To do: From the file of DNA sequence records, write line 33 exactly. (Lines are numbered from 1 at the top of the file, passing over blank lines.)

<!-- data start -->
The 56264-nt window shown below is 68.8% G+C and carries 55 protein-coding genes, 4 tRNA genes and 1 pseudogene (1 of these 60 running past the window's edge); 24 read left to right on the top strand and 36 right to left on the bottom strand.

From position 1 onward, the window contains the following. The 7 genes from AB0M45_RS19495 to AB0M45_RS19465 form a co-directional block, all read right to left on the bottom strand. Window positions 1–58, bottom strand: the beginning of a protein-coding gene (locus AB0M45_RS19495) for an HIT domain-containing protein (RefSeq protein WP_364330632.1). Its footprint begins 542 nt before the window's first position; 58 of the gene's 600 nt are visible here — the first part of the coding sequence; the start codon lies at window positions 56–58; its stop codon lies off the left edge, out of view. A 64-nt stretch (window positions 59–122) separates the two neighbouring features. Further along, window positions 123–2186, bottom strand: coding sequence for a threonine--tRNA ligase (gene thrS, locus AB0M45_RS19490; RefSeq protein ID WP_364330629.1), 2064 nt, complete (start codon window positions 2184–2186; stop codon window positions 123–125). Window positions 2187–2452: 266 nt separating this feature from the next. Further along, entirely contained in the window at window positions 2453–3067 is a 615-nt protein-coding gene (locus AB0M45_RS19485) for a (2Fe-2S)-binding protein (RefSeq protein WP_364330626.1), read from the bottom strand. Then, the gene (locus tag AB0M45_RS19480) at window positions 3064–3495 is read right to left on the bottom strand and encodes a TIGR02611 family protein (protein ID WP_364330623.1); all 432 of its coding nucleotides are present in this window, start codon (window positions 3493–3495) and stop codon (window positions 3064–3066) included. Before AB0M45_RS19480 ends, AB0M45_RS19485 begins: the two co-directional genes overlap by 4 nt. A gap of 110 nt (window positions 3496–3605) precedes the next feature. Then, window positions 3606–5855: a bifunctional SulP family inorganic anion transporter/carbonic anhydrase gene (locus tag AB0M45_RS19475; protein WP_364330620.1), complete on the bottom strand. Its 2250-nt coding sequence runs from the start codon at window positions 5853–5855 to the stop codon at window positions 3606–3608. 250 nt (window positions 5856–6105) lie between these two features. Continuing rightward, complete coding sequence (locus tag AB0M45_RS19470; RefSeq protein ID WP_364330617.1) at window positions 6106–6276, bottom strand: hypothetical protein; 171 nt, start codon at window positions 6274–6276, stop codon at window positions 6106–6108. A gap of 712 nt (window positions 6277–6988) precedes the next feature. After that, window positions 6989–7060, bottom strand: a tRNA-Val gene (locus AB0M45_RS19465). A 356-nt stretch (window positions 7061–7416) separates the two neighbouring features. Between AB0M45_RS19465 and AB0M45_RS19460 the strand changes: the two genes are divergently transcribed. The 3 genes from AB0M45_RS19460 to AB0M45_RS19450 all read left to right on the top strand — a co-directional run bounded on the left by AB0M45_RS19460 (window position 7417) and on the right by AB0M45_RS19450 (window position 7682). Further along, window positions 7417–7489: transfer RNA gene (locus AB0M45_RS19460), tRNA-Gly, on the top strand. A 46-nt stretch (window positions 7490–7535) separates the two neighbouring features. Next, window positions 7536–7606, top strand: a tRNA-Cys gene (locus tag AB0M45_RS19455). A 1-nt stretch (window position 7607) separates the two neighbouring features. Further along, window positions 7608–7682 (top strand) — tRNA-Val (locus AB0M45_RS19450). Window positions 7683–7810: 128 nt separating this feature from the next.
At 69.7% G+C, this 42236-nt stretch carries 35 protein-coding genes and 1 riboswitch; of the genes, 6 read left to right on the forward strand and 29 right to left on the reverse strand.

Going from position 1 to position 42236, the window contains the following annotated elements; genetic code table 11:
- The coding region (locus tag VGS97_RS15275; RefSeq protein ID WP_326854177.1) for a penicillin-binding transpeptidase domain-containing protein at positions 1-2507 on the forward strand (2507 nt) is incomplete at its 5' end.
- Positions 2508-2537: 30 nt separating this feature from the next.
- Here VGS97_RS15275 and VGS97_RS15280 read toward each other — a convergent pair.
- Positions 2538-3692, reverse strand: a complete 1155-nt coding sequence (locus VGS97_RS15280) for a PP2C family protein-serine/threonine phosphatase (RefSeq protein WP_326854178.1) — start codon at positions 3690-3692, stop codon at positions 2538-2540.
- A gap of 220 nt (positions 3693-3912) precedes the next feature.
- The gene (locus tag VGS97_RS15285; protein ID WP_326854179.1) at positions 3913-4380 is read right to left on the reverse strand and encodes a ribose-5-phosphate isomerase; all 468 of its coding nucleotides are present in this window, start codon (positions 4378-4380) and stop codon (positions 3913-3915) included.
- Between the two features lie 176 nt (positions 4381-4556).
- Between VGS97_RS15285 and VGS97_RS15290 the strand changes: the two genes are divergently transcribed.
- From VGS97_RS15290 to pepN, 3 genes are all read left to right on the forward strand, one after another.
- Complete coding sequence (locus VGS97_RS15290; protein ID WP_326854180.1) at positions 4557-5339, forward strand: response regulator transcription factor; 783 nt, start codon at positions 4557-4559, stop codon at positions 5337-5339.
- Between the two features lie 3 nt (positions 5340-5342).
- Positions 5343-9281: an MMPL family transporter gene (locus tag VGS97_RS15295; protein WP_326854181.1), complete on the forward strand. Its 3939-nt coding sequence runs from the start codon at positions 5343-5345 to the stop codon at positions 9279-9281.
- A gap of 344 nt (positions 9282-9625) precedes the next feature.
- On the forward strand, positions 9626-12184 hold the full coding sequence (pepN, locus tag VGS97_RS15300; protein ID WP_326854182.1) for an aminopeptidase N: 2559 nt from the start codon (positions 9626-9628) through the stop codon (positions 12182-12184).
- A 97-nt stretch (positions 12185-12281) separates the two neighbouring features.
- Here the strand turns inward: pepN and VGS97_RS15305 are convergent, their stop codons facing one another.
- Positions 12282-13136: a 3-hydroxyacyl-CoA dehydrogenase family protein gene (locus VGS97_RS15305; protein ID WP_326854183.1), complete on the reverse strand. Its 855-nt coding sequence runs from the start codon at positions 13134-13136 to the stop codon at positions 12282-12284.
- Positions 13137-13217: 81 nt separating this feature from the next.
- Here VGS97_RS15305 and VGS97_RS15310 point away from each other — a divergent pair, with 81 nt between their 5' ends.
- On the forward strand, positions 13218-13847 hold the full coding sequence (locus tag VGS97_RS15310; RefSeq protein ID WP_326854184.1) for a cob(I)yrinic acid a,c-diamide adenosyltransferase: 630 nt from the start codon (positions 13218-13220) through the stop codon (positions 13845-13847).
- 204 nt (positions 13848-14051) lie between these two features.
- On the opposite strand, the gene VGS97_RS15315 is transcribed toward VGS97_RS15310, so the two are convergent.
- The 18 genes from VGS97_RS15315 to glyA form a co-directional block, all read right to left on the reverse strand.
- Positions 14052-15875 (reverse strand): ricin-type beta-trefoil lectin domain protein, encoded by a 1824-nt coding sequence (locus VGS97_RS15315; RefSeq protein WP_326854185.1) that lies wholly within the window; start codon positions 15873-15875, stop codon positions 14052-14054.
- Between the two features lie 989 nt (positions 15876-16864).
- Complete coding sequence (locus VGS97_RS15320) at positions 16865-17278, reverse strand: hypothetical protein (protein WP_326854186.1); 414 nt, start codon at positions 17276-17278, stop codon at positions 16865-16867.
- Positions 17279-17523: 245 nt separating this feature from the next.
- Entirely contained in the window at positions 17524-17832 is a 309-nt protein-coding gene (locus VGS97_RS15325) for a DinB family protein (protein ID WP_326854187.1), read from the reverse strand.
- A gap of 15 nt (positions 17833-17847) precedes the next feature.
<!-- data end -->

- A gap of 15 nt (positions 17833-17847) precedes the next feature.